vitiMapUK – updated maps with climate index maps

Further to my recent post I updated some of my maps following some discussions I’ve had. I’ve added some climate indices, namely Growing Degree Days and the Huglin Heliothermic Index. I could add in other standard ones too but have decided not to since it’s my view that since these indices are measures calibrated on less marginal viticultural climates, and their use in a marginal climate should be done with caution. Unsurprisingly the resultant mapped indices are highly correlated with the temperature map. The slight exception is that the Huglin Index map shows more high-value areas inland than the GDD or temperature maps do. This is explained by a slight continentality effect because it uses the average of maximum temperature and mean temperature as its driver, rather than just mean temperature.

This slideshow requires JavaScript.

All metrics Apr-Oct (incl), except frost (Apr&May) and Huglin (Apr-Sept); averages from 2001-06 inclusive, monthly data; darker colour means metric is greater than light colours.

Advertisements
This entry was posted in English Wine, Vine climate mapping. Bookmark the permalink.

2 Responses to vitiMapUK – updated maps with climate index maps

  1. Emma B says:

    Personally I’m not wild about taking a “growing season” approach in our latitudes & essentially maritime climate. If you consider a base GDD temp of 10 C (which is a broad approach anyway, varies by cv), or look at temperatures outside those months, or look at budburst dates – any of those show that the vines are kicking in from a lot earlier. Sap was flowing in Plumpton main patch in mid-February 2009, just for example… Off the back of this, I’m also in favour of looking at growing degree hours rather than days, coz that makes a BIG difference. NB: I know I’m ploughing a lonely furrow on this one.

    • KenzieWine says:

      I agree that applying any viticultural index or rules-of-thumb to the UK should only be done with caution. These tools, whilst useful, are crude and are typically developed by calibrating input to output data (e.g. temperature summation to yield) in specific locations which can be different to the UK in many other ways. I also agree that it makes sense to use more detailed data for temperature summation (e.g. degree hours) since it makes intuitive sense that such a measure is closer to what’s really going on in the vines. Of course it’s still just a calibrated metric which should be treated with caution. My hope was to be able to analyse historic yield data from many UK producers and look at correlation of historic vintage variation to weather. By doing this it would be possible to create viticultural weather-indices specific to the UK. Clearly such index creation would be vulnerable to the complexities of the real world muddying the picture, but I would hope that with enough data this might even out, making the indices valid. Sadly it’s been tricky to get hold of quality data, and many producers are also protective of such numbers despite my protestations of confidentiality. However, I do have 10 years of data for one group of vineyards and have been able to cook up a very simple climate/yield model with a correlation over 80%. This is clearly a spectacular number, but one which should be treated with enormous scepticism until many more producers can be analysed and until any such model is “blind” tested on real world data as we go through time. It’s important to remain sceptical on this since although the model has a very intuitively appealing parameterisation, the details were chosen to me with an eye on getting a high weather/yield correlation, hence the model is “fitted” to describe history and its ability to predict the future is utterly untested. For you information my climate/yield model is currently saying that the 2011 harvest will be +12% on long term average, after taking into account increases and decreases for maturing and ageing vines. And yes, the model is based only on monthly data, the drawbacks of which you are clearly aware.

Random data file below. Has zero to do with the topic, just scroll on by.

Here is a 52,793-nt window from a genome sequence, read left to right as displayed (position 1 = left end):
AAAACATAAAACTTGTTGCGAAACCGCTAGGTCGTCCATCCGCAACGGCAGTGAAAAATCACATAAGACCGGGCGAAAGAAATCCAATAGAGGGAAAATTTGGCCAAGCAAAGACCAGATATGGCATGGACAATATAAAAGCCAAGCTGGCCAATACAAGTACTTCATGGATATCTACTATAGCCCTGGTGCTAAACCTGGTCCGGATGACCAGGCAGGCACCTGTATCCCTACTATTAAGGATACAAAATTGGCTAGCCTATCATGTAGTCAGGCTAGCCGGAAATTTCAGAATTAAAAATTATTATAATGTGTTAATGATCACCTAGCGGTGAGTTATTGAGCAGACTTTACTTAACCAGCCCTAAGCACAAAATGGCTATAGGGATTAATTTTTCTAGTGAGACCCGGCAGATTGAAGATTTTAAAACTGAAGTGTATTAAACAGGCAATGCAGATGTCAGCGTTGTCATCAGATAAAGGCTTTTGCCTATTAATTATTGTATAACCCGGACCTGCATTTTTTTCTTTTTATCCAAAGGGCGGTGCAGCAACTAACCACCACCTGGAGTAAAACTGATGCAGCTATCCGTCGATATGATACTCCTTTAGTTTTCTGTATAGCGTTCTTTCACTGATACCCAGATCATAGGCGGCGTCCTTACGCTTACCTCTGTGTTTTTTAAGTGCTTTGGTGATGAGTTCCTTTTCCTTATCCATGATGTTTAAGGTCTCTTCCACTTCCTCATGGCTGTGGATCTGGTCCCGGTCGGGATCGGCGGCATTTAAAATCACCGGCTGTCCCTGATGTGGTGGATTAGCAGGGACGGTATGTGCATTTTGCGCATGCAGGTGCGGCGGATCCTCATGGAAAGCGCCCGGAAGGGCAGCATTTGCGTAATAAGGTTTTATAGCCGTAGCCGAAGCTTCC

Anyway, a simpler answer is to say that the maps I created give a good picture of the relative climate in different areas of the country, and for that I find them of interest.

Leave a Reply

Fill in your details below or click an icon to log in:

WordPress.com Logo

You are commenting using your WordPress.com account. Log Out / Change )

Twitter picture

You are commenting using your Twitter account. Log Out / Change )

Facebook photo

You are commenting using your Facebook account. Log Out / Change )

Google+ photo

You are commenting using your Google+ account. Log Out / Change )

Connecting to %s